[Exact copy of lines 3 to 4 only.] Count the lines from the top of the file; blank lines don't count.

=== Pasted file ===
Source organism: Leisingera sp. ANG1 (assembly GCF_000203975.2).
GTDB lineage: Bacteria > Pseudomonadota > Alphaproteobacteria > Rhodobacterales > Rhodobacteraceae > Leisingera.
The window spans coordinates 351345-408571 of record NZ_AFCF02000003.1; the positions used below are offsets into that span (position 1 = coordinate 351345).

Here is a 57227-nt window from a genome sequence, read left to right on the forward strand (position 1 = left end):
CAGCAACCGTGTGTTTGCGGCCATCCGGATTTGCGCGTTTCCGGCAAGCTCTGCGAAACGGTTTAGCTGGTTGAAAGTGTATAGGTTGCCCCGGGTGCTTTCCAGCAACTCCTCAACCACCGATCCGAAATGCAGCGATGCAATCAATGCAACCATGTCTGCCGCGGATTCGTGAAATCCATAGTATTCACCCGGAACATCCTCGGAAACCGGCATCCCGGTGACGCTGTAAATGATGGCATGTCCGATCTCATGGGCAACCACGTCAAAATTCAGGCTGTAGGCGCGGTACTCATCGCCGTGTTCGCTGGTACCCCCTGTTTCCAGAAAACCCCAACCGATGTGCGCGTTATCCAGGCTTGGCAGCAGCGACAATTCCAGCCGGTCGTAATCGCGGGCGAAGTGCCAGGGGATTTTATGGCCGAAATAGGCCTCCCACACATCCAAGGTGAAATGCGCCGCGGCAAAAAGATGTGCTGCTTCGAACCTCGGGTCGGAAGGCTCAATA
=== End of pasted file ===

The window spans coordinates 351345-408571 of record NZ_AFCF02000003.1; the positions used below are offsets into that span (position 1 = coordinate 351345).

Here is a 57227-nt window from a genome sequence, read left to right on the forward strand (position 1 = left end):